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Tyler's Bell & Bucket
Youngster lends a holiday hand to Salvation Army Kettle Campaign
, Courier Staff Photographer
Wednesday, December 04, 2013 10:00 AM
Tyler Hook, 6, stands outside a store in Dupont, ringing his bell and collecting money for the Salvation Army. (Staff photo by Ken Ritchieemail@example.com)
Tyler wears “Monsters, Inc.” gloves to keep his hands warm. (Staff photo by Ken Ritchiefirstname.lastname@example.org)
With the temperature struggling to hit 40 on a recent Saturday, 6-year-old Tyler Hook of Madison, stood outside the J and R Corner Grocery in Dupont. With his head tilted down under his furry cap to block the cold wind from hitting his face, the youngster stood hoping that each passerby would leave him with their change or a few dollar bills.
Tyler wasn't collecting money for himself, though. He's a pint-sized volunteer bell ringer for the Salvation Army. When asked why he was spending time in the cold instead of at home or out playing with his friends, Tyler said, "So I can help other children if their parents don't have any money for Christmas. I want to be a friend like Jesus."
Tyler admitted, though, with a sniffle and the tell-tale signs of a recent cup of hot chocolate on his face, "The warm days are better."
As Tyler continued to ring his bell and stand next his small Salvation Army kettle, which sat on a stool outside the store, his mother, Amanda, sat nearby alternating between the family's minivan and inside the store.
"I want to keep an eye on him," Amanda Hook said. "But, Tyler wanted to do this, so I'm trying to let this be his thing without mommy hovering too close."
Amanda said this all started when Tyler was 3- years-old. She and her husband, J.D., who attend Cornerstone Baptist Church in Hanover, have always tried to raise their son with Christian values.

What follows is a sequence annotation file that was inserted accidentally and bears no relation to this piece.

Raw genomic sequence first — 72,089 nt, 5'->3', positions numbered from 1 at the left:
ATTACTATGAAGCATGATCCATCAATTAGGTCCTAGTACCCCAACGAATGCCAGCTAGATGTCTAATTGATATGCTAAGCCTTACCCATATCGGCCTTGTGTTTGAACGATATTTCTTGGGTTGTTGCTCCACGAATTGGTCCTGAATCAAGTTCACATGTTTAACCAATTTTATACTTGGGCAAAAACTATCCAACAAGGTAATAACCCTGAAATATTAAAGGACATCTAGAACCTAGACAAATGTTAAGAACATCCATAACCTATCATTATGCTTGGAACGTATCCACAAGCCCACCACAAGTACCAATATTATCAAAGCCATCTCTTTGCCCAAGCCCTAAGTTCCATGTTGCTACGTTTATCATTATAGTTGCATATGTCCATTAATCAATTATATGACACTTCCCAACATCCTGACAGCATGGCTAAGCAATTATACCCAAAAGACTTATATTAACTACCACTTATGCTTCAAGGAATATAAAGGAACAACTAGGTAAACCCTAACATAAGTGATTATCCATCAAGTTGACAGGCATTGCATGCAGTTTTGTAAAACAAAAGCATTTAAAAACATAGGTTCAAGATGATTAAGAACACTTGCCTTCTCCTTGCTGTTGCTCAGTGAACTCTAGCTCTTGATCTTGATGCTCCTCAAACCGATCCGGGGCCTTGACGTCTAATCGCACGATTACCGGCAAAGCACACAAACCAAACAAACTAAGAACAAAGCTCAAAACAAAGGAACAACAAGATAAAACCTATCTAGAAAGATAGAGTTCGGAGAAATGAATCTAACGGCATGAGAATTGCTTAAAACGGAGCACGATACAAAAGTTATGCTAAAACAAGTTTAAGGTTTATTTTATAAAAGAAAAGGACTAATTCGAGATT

"We've always tried to teach him that, just like God has given to us, we need to give to others," Amanda said.
Previously, this included Tyler wanting to grow his hair to get it cut for Wigs for Kids, which provides free wigs and support for children who have lost their hair because of an illness.
When Tyler was 3, the family was going into a store and Tyler stopped to look at a Salvation Army bell ringer. "He asked what the man was doing with the bell and the bucket," Amanda said. "After we told him, he got right to collecting."
For the first couple of years, she said her son scavenged all the change he could find from couch cushions and from what fell out of clothes in the dryer. Then he asked all his family members for money. He would collect it in a sandwich bag and when he thought he had enough, he'd take it to give to the Salvation Army.
"This year," Tyler said with a teeth-chattering smile, they gave me a bell and a bucket."
Tyler takes his donation kit everywhere he goes, including walks in downtown Madison and along the riverfront.
"He carries it, and as he's walking, people just donate," Amanda said.
So far, Tyler has collected about $120.
Amanda said she will keep coming out to be nearby while Tyler collects for as long as he wants to keep doing it. "This is a better way to spend our Saturday than a lot of other things a kid could be doing. We'll support him in this."
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